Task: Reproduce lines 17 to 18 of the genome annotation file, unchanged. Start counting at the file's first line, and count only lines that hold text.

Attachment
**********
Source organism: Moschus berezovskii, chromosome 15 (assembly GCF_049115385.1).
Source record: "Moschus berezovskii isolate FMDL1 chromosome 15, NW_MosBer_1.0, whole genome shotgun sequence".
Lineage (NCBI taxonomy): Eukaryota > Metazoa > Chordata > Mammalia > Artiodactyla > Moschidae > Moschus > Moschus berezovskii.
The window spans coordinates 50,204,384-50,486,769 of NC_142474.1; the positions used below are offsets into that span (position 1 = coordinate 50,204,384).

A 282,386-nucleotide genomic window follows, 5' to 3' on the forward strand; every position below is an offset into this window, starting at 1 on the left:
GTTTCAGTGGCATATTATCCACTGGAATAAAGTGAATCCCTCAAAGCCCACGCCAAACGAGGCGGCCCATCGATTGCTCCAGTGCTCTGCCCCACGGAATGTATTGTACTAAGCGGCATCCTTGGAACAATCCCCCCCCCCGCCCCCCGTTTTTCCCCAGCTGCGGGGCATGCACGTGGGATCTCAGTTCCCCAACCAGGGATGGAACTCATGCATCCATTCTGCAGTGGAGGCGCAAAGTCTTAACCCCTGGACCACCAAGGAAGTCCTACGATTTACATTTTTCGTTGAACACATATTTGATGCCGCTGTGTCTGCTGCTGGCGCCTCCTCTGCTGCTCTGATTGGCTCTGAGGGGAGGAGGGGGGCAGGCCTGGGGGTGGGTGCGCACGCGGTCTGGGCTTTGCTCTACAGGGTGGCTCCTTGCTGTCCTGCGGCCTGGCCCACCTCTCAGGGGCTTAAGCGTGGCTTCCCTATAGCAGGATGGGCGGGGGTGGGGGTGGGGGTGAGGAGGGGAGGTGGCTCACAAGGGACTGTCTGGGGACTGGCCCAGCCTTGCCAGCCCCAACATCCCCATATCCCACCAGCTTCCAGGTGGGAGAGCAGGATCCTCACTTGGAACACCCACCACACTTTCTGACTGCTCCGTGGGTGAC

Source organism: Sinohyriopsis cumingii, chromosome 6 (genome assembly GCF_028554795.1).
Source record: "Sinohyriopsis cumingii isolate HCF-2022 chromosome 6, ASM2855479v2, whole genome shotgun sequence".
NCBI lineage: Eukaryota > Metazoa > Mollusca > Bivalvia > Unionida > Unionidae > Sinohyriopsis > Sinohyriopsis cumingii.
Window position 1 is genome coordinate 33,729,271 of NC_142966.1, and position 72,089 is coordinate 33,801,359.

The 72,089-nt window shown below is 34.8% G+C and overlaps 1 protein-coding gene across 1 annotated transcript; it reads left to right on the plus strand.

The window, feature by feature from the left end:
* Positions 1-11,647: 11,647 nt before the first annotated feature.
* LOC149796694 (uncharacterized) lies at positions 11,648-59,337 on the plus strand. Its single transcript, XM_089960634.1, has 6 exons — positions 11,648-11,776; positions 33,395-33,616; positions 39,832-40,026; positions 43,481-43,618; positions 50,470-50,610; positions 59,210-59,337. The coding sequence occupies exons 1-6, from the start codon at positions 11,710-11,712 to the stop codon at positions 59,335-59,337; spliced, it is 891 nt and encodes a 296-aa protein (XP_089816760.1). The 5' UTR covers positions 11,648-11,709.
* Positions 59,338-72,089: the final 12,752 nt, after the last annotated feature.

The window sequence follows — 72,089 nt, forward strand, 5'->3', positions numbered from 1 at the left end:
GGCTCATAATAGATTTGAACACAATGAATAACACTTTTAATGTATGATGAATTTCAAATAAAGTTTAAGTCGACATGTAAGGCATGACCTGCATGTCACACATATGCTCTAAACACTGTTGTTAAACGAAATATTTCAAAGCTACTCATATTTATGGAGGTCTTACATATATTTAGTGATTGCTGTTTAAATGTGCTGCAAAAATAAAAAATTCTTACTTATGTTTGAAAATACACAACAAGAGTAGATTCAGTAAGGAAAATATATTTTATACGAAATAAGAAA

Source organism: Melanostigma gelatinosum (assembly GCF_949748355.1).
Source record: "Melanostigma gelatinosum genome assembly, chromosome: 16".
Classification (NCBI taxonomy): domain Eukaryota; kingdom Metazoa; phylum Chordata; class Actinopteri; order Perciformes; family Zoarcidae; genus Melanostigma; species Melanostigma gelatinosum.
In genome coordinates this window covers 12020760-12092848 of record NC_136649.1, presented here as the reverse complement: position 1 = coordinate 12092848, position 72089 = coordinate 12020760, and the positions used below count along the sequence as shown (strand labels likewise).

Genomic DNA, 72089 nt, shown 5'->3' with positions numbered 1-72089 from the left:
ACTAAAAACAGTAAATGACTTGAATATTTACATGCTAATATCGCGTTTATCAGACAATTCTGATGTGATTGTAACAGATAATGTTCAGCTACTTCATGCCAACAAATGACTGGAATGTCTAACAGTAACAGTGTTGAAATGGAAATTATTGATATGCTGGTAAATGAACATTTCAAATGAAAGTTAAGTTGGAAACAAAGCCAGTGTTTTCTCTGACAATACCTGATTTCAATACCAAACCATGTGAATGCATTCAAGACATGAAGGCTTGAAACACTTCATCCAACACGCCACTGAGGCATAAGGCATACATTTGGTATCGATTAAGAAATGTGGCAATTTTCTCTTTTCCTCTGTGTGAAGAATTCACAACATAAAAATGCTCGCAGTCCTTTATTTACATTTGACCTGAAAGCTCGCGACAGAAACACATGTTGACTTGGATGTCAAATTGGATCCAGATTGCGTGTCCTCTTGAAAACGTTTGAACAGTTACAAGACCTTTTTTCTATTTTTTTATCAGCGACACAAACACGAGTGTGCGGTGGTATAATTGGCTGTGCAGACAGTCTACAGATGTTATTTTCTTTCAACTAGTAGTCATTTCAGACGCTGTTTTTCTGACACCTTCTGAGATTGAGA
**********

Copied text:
GGCTCATAATAGATTTGAACACAATGAATAACACTTTTAATGTATGATGAATTTCAAATAAAGTTTAAGTCGACATGTAAGGCATGACCTGCATGTCACACATATGCTCTAAACACTGTTGTTAAACGAAATATTTCAAAGCTACTCATATTTATGGAGGTCTTACATATATTTAGTGATTGCTGTTTAAATGTGCTGCAAAAATAAAAAATTCTTACTTATGTTTGAAAATACACAACAAGAGTAGATTCAGTAAGGAAAATATATTTTATACGAAATAAGAAA

Source organism: Melanostigma gelatinosum (assembly GCF_949748355.1).